Ten rival automakers that have recalled millions of vehicles for defective air bag inflators met for more than three hours in Romulus on Thursday.
Increasingly frustrated with a lack of answers from air bag supplier Takata Corp. the automakers are banding together to find their own solutions. Federal regulators, safety advocates and some members of Congress also are demanding action.
Takata air bag inflators can explode and fling deadly shrapnel, and the cause is still unclear. More than 10.4 million have been recalled since 2013.
The faulty air bags are linked to five deaths worldwide, and at least 50 injuries. Federal regulators and many in Congress want Takata and automakers to dramatically expand recalls of cars and trucks equipped with the bags.
Last week, Toyota Motor Corp. and Honda Motor Co. called for a coordinated, industrywide joint initiative to independently test the inflators. Eight other automakers joined the effort: General Motors Co., Ford Motor Co., Chrysler Group LLC, Mazda Motor Co., BMW AG, Nissan Motor Co, Mitsubishi Motors and Subaru of America.
Their meeting Thursday took place at a conference room at a Detroit Metropolitan Airport hotel, auto officials confirmed. Lawyers sat in to make sure companies don’t engage in anti-trust violations.
In a joint statement released Thursday by Toyota, the group’s members said their first goal is to select an independent, well-qualified expert to investigate technical issues.
“The objective of seeking an outside expert to test these inflators is to promote the safety, security and peace of mind for all customers,” the statement said. “Based on the initial organizing meeting today, we feel we have positive momentum and look forward to the next steps of the process.”
Big questions remain: What is the root cause of the failures? Are replacement bags going to develop the same problems in five or 10 years? Is humidity’s effect on air bag propellant the key problem? Although most exploding inflators have been in high-humidity areas such as Florida, that hasn’t always been the case.
Automakers also face the reality that it could take Takata years to make enough replacement parts. Honda expanded its recall by 2.6 million vehicles last week to at least 7.7 million since 2013. It has contracted with two other suppliers to build additional inflators, but they won’t be ready for six months.
Some automakers have expressed some frustration with Takata, which has refused the National Highway Traffic Safety Administration’s demands to expand its driver side air bag recall nationwide.
Last week, in testimony before Congress, Abbas Saadat, a vice president at Toyota North America and a regional product safety executive, said, “Like you, we want additional assurances about the integrity and quality of Takata’s manufacturing processes, particularly in light of previous experiences.”
NHTSA Deputy Administrator David Friedman said then that the agency hoped to hire outside experts within a week to supplement testing of Takata air bag inflators to find the root cause of problems. He vowed in coming months to hold a public hearing to force the recall of millions more vehicles: “It’s time for the industry to step up.”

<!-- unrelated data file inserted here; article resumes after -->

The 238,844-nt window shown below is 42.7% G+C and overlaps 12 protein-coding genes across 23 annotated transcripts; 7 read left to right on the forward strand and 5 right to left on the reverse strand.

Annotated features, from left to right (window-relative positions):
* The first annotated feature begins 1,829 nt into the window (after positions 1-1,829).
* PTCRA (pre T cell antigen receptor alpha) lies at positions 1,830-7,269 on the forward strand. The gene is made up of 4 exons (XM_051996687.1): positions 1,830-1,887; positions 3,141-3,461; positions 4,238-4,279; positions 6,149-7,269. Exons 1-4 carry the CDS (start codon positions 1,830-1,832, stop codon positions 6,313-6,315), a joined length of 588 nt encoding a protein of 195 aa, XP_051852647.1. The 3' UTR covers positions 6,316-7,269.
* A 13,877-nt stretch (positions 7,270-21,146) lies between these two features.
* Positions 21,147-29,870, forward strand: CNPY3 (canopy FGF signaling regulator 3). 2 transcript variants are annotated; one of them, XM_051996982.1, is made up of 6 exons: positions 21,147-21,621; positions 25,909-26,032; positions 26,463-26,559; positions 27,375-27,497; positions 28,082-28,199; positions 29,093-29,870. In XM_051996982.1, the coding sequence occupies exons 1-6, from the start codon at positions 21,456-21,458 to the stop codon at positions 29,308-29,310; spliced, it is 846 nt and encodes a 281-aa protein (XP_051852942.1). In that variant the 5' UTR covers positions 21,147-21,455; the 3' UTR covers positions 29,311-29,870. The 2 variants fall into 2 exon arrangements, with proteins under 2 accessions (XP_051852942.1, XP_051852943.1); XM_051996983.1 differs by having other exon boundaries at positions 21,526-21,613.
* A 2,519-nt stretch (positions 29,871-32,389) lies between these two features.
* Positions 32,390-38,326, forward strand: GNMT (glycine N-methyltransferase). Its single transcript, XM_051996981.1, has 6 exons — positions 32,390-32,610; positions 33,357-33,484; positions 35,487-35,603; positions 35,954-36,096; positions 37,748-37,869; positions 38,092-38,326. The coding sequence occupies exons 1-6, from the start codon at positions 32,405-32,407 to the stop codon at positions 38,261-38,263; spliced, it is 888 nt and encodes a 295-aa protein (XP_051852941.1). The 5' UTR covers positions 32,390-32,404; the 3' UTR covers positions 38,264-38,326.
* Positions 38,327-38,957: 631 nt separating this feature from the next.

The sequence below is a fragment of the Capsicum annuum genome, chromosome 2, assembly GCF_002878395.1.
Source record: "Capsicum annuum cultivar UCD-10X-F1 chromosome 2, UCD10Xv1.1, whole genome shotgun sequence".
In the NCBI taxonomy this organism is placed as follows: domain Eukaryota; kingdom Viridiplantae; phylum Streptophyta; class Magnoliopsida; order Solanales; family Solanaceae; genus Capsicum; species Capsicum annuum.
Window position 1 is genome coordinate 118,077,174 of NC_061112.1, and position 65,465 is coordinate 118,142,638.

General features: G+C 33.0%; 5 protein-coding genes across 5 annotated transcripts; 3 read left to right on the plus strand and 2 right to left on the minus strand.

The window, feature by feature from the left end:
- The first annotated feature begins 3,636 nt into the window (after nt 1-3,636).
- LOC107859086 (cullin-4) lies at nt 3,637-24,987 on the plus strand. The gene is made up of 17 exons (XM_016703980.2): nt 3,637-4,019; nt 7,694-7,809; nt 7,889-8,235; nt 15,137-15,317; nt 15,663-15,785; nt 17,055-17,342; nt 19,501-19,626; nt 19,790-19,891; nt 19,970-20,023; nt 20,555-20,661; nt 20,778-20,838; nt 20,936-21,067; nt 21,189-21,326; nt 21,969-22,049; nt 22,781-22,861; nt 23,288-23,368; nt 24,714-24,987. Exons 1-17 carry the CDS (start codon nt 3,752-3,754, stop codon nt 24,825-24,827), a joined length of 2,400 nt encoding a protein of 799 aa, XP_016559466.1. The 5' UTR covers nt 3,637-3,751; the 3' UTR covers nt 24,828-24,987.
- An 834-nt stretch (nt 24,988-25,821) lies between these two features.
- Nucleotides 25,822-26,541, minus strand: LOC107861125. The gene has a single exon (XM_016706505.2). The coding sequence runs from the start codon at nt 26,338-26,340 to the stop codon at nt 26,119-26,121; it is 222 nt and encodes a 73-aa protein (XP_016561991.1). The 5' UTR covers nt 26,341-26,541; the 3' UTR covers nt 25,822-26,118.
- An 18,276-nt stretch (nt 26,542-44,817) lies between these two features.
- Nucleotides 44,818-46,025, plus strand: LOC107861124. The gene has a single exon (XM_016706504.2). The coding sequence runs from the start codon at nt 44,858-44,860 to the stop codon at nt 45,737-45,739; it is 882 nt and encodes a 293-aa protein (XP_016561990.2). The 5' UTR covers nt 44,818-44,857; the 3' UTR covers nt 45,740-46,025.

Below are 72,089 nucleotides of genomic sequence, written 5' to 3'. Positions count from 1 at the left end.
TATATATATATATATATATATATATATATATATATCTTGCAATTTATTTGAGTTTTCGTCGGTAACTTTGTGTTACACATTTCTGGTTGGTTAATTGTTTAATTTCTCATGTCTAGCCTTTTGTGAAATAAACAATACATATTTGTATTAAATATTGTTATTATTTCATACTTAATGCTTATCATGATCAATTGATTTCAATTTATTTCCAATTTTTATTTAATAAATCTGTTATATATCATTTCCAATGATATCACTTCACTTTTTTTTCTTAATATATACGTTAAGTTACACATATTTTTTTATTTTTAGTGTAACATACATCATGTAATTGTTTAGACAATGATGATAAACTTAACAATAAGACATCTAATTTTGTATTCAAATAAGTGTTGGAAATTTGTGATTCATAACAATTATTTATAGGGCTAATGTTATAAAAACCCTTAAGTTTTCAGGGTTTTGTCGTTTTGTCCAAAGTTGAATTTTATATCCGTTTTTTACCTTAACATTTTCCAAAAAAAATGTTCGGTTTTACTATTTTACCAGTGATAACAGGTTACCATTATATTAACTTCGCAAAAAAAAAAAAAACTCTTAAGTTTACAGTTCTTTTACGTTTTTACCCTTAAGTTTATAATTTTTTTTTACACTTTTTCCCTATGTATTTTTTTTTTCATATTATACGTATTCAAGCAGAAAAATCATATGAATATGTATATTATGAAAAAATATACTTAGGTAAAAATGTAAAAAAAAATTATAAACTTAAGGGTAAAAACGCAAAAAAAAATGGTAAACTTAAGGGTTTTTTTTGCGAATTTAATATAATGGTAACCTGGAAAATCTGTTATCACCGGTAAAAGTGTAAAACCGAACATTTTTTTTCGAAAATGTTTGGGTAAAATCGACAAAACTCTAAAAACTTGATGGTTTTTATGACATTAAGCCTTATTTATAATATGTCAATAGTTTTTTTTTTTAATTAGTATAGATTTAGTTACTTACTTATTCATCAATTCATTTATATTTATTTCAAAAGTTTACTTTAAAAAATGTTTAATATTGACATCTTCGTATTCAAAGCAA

NHTSA wants four automakers — Ford Motor Co., Chrysler Group LLC, Mazda Motor Co. and BMW AG— to expand nationwide their regional recalls for driver-side bags.
And the safety agency has formally demanded that Takata declare that millions of vehicles sold with driver-side air bags nationwide are defective — the first step toward forcing the company to recall the vehicles. The Japanese auto supplier has refused.
Takata told Congress last week it is creating an independent panel to review concerns about quality at its manufacturing plants. Takata CEO Shigehisa Takada said the review will be chaired by former White House Chief of Staff and Transportation Secretary Samuel K. Skinner.
The auto supplier also has named former Transportation secretaries Rodney Slater and Norman Y. Mineta to serve as special counsels. “They will advise the company as we address the current challenges we face,” Takada said.
The supplier, which has its North American headquarters in Auburn Hills, is boosting resources there. “I am directing that additional resources and equipment be added immediately to increase the number of tests we are able to perform each day, and we are bringing in additional engineers and statisticians who are recognized in the fields of propellants, combustion and data analysis, to work directly with our engineers in Michigan to help us carry out this critical work,” Takada said.
The U.S. Attorney’s Office in New York is investigating Takata and a federal grand jury has subpoenaed documents from the company.
Congress is considering sweeping auto safety reform legislation.
“It’s been a bad year for auto safety,” Rep. Fred Upton, R-St. Joseph, who chairs the Energy and Commerce Committee, said at last week’s hearing. “The American people deserve to have confidence in the cars that they drive are safe, and that the industry and government are doing everything they can to improve safety.
“No one can say for sure that the replacement parts are any safer than the originals,” Upton continued. “What should I say to the mom in Michigan who asks me if she and her family are safe behind the wheel?”